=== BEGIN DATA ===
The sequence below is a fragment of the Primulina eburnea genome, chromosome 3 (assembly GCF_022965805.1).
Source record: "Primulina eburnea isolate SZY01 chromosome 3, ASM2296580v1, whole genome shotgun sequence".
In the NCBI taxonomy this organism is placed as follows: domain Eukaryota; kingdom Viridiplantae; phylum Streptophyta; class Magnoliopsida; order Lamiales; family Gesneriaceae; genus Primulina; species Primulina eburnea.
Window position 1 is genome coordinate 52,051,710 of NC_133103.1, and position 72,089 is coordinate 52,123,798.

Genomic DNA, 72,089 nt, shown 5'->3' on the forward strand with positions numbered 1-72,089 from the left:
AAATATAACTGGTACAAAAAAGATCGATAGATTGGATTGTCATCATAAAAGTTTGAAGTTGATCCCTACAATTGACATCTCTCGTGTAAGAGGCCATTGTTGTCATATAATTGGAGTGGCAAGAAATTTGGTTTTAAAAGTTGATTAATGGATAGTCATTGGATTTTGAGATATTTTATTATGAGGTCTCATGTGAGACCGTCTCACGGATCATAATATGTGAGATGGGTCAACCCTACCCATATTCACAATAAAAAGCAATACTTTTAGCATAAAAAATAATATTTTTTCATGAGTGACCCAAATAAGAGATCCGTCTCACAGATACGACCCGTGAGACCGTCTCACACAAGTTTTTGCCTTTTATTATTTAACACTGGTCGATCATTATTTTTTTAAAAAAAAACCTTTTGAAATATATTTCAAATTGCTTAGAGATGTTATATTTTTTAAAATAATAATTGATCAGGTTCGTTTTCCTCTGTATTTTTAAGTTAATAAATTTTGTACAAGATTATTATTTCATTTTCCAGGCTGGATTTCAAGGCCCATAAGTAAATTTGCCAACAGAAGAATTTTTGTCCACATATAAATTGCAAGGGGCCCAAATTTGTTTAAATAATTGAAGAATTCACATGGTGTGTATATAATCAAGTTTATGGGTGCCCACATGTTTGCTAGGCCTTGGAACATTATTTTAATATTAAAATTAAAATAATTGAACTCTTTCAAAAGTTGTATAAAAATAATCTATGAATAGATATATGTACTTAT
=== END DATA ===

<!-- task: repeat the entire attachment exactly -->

The sequence below is a fragment of the Primulina eburnea genome, chromosome 3 (assembly GCF_022965805.1).
Source record: "Primulina eburnea isolate SZY01 chromosome 3, ASM2296580v1, whole genome shotgun sequence".
In the NCBI taxonomy this organism is placed as follows: domain Eukaryota; kingdom Viridiplantae; phylum Streptophyta; class Magnoliopsida; order Lamiales; family Gesneriaceae; genus Primulina; species Primulina eburnea.
Window position 1 is genome coordinate 52,051,710 of NC_133103.1, and position 72,089 is coordinate 52,123,798.

Genomic DNA, 72,089 nt, shown 5'->3' on the forward strand with positions numbered 1-72,089 from the left:
AAATATAACTGGTACAAAAAAGATCGATAGATTGGATTGTCATCATAAAAGTTTGAAGTTGATCCCTACAATTGACATCTCTCGTGTAAGAGGCCATTGTTGTCATATAATTGGAGTGGCAAGAAATTTGGTTTTAAAAGTTGATTAATGGATAGTCATTGGATTTTGAGATATTTTATTATGAGGTCTCATGTGAGACCGTCTCACGGATCATAATATGTGAGATGGGTCAACCCTACCCATATTCACAATAAAAAGCAATACTTTTAGCATAAAAAATAATATTTTTTCATGAGTGACCCAAATAAGAGATCCGTCTCACAGATACGACCCGTGAGACCGTCTCACACAAGTTTTTGCCTTTTATTATTTAACACTGGTCGATCATTATTTTTTTAAAAAAAAACCTTTTGAAATATATTTCAAATTGCTTAGAGATGTTATATTTTTTAAAATAATAATTGATCAGGTTCGTTTTCCTCTGTATTTTTAAGTTAATAAATTTTGTACAAGATTATTATTTCATTTTCCAGGCTGGATTTCAAGGCCCATAAGTAAATTTGCCAACAGAAGAATTTTTGTCCACATATAAATTGCAAGGGGCCCAAATTTGTTTAAATAATTGAAGAATTCACATGGTGTGTATATAATCAAGTTTATGGGTGCCCACATGTTTGCTAGGCCTTGGAACATTATTTTAATATTAAAATTAAAATAATTGAACTCTTTCAAAAGTTGTATAAAAATAATCTATGAATAGATATATGTACTTAT